Horowitz told Haaretz this evening that after the screening of his film at the French festival he went out into the street outside the festival venue along with the musician Assaf Amdurksy, who wrote the film’s score. “We wanted to withdraw money, and then we were confronted by a group of youths,” Horowitz said. “They started to shout ‘fuck you’ at me in an Arabic accent. Assaf told me to ignore them, but I shouted back at them ‘Fuck you too’ and then they jumped on me. They knocked me down and kicked me, and as a result of a blow to the head I lost consciousness. It was clear that they were Arabs and drunk.”
A day after that, in a party organized by the festival, Horowitz says, he was approached one of the drivers who works with the festival who told him that he heard about the attack from his daughter. “He was an Arab, and he told me that his daughter’s friends were sending text messages about the attack. According to him, at least one or two of the attackers were earlier at the screening of my film and saw me up there on stage.”
- A report this morning on the English-language Israeli website Ynet gives the following account in which Horowitz now claims that he “refused medical care and did not file a complaint with local police.”
After the screening we went to get some money from an ATM machine when a group of Arab teens started yelling and cursing at me. I cursed right back and then they beat me up. They threw me on the floor and kicked me. I lost consciousness and only woke up a few minutes later.”
Horowitz refused medical care and did not file a complaint with local police. “I didn’t want to spend all night at the (police) station. I don’t know if the attack was racially motivated, but wither way [sic] it’s annoying: In Israel I was criticized by the right and in France the Arabs beat me up.”
After recovering from the blows he received, he returned to the festival area in “good condition.”
After the violent incident, Horowitz’s day saw a marked improvement as Rock the Casbah won the Special Prize of the Jury for Best Picture.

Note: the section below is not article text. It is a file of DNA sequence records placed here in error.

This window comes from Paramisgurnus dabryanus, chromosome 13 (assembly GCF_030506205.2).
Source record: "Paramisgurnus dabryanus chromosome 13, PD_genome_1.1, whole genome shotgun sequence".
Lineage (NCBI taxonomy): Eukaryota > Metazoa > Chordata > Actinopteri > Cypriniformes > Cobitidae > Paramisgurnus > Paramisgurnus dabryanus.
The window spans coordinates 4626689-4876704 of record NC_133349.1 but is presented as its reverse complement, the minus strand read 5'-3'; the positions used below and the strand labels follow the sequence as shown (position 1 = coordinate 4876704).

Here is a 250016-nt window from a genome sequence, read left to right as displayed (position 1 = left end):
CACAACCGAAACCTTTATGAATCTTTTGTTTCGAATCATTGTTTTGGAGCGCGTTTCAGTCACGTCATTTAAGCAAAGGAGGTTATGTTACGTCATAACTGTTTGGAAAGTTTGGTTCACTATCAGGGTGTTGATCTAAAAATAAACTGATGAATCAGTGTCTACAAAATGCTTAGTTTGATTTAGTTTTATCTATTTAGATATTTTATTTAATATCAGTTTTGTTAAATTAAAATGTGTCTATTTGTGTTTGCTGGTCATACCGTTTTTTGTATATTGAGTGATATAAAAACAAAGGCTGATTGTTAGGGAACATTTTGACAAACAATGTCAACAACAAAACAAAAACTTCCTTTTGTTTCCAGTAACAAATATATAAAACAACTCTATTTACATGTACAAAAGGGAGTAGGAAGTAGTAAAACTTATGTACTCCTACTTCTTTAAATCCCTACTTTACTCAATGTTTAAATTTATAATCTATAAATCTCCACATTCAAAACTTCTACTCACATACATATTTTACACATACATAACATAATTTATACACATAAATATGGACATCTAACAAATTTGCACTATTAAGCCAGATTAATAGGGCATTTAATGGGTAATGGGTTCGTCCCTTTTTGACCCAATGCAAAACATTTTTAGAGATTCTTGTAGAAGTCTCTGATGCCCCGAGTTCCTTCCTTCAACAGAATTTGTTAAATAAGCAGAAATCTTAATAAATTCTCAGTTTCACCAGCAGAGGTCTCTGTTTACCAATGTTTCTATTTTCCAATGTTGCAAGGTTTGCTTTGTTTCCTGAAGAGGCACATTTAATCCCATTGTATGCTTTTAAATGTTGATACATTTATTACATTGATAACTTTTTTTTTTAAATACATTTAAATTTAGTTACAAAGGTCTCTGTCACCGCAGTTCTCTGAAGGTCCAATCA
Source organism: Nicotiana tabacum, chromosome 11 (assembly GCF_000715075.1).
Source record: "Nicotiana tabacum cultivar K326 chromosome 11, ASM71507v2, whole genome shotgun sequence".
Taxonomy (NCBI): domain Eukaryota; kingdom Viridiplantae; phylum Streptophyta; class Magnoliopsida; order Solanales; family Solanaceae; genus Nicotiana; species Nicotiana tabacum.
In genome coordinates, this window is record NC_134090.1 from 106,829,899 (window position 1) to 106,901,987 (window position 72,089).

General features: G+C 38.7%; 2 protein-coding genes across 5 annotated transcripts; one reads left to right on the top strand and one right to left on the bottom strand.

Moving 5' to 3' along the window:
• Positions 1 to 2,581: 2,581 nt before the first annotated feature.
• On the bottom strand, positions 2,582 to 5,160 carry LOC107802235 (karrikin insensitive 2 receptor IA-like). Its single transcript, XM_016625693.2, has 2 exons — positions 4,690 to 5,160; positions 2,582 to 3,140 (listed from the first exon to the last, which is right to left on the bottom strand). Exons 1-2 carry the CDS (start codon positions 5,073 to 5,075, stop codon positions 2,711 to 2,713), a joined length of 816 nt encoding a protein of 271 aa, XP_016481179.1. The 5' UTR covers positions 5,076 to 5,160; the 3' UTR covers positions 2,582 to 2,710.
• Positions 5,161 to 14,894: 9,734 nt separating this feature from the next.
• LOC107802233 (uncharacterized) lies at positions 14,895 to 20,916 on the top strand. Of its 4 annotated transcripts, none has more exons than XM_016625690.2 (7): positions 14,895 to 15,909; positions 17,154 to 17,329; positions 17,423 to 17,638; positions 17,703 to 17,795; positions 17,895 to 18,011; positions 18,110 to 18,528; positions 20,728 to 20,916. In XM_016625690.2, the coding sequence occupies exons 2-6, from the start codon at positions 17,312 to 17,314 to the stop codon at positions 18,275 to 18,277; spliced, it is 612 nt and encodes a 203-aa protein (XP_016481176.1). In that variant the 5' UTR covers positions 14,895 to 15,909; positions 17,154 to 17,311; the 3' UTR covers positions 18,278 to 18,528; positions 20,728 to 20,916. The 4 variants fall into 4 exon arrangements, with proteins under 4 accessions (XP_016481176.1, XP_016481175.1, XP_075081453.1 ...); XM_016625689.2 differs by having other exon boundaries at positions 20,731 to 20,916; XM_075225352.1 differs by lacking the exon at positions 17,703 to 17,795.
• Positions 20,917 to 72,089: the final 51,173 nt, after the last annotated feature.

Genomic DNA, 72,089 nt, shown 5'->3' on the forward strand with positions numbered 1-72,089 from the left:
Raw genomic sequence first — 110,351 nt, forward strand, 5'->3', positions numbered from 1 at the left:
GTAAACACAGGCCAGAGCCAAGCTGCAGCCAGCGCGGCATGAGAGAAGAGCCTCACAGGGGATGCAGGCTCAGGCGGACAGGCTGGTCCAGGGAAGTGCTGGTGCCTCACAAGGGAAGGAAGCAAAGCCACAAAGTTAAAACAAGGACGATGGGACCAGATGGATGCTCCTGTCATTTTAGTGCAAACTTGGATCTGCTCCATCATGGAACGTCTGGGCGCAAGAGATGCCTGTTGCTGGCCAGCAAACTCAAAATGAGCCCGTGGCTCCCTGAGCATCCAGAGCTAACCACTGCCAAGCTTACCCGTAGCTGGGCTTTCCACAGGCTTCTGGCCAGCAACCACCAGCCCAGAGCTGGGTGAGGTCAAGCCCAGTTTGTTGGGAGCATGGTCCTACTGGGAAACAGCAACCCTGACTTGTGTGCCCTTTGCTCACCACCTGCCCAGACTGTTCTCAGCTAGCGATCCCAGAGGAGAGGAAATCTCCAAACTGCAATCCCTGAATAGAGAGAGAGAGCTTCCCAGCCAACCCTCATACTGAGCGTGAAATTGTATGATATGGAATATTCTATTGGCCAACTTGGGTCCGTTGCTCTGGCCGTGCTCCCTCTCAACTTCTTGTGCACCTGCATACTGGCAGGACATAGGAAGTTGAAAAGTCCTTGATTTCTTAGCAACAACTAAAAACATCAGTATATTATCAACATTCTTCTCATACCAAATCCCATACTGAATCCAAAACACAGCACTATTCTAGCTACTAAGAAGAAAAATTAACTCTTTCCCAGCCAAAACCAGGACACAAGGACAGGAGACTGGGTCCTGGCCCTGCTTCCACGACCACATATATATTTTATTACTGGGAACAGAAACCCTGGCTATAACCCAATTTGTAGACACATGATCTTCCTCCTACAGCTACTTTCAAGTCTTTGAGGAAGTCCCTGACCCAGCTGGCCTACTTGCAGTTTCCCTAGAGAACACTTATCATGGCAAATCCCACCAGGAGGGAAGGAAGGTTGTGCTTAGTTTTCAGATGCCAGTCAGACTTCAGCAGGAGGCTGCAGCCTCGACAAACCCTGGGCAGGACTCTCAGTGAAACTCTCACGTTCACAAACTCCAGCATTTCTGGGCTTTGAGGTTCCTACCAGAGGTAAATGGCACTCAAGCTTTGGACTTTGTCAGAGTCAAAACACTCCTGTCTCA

Reports of the alleged “attack” have been picked up and uncritically repeated by Israel army radio, JTA, Tablet magazine, a pro-Israel website called “The Commentator” and Times of Israel among others.
It has now also been picked up by the Italian news agency ANSA and is beginning to appear on Italian language websites.
Israeli official propaganda, such as the twitter account of the Jewish Agency’s social media director Avi Mayer, was quick to seize on the alleged incident:
Notable inconsistencies and questions:
Horowitz claims to have suffered kicks and a blow to the head severe enough to have caused him to lose consciousness for several minutes. Such an injury is potentially life-threatening, especially since severe effects or even death may not occur until hours or even days after an initial blow. Why would any responsible person refuse medical treatment for a serious head injury? Why would Assaf Amdursky, who was allegedly a witness, not insist that Horowitz be treated?
What was Amdurksy doing during the attack on Horowitz? Was he also attacked? Did he fight back? Did he defend Horowitz? Horowitz’s accounts and the media reports are silent on this. According to his most recent Facebook status, Amdursky is already back in Tel Aviv, but has not commented on or been quoted on the alleged incident.